Captain Ed and Hugh Hewitt are right-- let's hold off on the political debate for a few days. There is more important work to be done and in any case, we do not have enough facts yet. There is no point in adding yards of commentary to a handful of rumors.
The military has a saying: "amateurs talk about strategy; professionals talk about logistics." I think that second part applies to disaster relief. CNN sits in a hotel in the city and wonders why the trucks have not arrived with water. Behind that question lies a host of others. Cable news is oblivious to the importance of those other questions and this ignorance confirms their amateur status.
Irish Pennants is very good on this point.
Journalists who are long on opinions and short on knowledge have no idea what is entailed in moving hundreds of tons of relief supplies into an area the size of England in which power lines are down, no gasoline is available, and roads and airports were covered with water or debris. Yet this was done within four days of Katrina dissipating. The most monumental and successful disaster relief operation in world history is being libeled as a national disgrace.
Katrina has revealed weaknesses in our emergency response. In the coming weeks we can learn how to do better. But the key to that learning is asking the right questions and understanding what the real problems were.
All disaster recovery begins at the local level. The next disaster will happen some place other than New Orleans. Now is a great time for local media and bloggers to question our local agencies to make sure that the obvious mistakes of New Orleans are avoided. In particular, what happens on day 2 and 3? How solid are the steps to ensure that those people who evacuate will have food, water, and medical attention? Can those steps withstand an unexpected jolt?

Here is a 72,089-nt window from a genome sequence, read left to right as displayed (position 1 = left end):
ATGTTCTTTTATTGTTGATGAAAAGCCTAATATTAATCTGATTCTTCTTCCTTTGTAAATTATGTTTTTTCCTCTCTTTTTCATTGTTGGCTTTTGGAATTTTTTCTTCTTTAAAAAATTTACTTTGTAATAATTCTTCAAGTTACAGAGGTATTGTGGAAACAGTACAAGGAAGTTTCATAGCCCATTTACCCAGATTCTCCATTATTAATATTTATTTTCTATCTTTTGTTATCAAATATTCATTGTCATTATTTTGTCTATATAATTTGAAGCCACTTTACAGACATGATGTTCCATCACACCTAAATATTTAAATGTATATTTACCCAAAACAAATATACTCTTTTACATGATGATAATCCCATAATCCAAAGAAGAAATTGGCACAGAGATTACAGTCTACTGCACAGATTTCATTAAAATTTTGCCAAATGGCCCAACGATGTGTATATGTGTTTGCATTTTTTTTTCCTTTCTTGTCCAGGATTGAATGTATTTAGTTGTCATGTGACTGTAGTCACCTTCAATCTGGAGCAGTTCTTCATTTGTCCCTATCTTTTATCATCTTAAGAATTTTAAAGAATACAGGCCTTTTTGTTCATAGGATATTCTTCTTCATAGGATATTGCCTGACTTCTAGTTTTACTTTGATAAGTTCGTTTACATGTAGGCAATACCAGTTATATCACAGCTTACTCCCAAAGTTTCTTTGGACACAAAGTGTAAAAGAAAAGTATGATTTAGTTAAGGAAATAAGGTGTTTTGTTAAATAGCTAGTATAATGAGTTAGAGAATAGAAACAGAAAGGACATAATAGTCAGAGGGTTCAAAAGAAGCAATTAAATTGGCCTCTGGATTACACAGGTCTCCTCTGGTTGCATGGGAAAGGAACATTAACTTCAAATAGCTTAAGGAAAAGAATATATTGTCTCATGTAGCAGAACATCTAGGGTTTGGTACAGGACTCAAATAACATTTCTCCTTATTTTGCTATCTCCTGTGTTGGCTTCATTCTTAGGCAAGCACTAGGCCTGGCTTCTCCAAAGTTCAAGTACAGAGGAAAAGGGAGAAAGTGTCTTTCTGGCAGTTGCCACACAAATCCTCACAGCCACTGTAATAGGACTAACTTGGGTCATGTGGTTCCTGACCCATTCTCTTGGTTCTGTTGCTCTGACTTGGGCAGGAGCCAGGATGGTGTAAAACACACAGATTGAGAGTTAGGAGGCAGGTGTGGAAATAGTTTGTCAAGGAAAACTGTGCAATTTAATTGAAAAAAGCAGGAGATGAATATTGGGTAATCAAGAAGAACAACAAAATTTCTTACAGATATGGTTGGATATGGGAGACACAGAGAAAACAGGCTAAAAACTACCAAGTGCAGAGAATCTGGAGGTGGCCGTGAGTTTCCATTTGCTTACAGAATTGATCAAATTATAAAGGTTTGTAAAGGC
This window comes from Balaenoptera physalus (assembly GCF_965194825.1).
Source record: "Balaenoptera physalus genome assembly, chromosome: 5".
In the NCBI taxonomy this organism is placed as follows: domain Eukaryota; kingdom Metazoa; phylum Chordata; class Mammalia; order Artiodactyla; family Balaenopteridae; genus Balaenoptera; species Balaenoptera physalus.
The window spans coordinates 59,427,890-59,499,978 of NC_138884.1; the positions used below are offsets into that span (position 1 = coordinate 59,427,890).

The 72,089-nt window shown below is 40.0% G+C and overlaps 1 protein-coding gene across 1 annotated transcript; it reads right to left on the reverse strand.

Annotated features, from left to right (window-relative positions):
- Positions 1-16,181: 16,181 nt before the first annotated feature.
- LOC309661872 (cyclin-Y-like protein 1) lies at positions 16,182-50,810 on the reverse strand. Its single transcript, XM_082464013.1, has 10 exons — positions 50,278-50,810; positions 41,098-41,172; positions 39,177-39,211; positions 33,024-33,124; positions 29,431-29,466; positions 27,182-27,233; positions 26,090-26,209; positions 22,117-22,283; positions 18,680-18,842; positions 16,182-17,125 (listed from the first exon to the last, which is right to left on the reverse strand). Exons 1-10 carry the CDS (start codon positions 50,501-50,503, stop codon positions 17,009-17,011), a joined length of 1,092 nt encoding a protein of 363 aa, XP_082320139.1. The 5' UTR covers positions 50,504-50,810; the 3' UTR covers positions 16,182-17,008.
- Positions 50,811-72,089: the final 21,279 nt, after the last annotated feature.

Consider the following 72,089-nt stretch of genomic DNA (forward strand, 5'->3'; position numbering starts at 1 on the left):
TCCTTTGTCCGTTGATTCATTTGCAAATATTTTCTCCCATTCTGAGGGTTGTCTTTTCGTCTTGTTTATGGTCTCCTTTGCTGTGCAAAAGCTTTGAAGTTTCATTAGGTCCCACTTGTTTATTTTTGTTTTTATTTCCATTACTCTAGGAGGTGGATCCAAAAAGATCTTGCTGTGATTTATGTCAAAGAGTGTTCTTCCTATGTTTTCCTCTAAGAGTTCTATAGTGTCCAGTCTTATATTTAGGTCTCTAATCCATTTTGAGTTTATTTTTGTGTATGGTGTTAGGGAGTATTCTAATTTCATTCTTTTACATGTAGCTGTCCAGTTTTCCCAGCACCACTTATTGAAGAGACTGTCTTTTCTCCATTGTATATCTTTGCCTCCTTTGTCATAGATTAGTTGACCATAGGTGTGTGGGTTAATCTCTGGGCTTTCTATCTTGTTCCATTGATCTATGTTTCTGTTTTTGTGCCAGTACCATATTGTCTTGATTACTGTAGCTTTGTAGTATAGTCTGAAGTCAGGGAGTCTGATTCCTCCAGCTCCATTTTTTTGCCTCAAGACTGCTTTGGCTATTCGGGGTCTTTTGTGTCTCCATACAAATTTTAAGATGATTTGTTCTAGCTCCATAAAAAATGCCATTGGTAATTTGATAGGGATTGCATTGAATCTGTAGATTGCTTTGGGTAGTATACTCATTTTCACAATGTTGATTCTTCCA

The Harrisburg area has a well-publicized, well-defined evacuation plan because of Three Mile Island. I am confident that state and local government can get people out of harms way if that should be necessary. The potential problem, however, is that those people will be moved into rural areas. I'd like to know how the TMI plan addresses the need for food and water. I plan to ask many questions this week.
The Boy Scouts understand life's realities better than most journalists do. "Be prepared". (I think the Texas translation is even better.) A couple of small inexpensive items can do wonders in an emergency.
A tough flashlight and batteries. I'm partial to this one because the LEDs give outstanding battery life. (Up to 160 hours.)
Hand sanitizers, peroxide, and chlorine bleach.
A space blanket and disposable hand warmers can keep you comfortable if you have to spend the night in your vehicle or outdoors.
A multi-tool or Swiss Army knife is always a good thing to have at hand.
A water purifier. These are for campers, but they can save your life. They kill bacteria, parasites, and viruses. A nice thing to have if your water supply is compromised.
I keep my kit in a small bag in my truck. I've never had to use all of it at once, but I have used almost everything in it at one time or another. It has never been a life-threatening situation, but I was glad to have them anyway.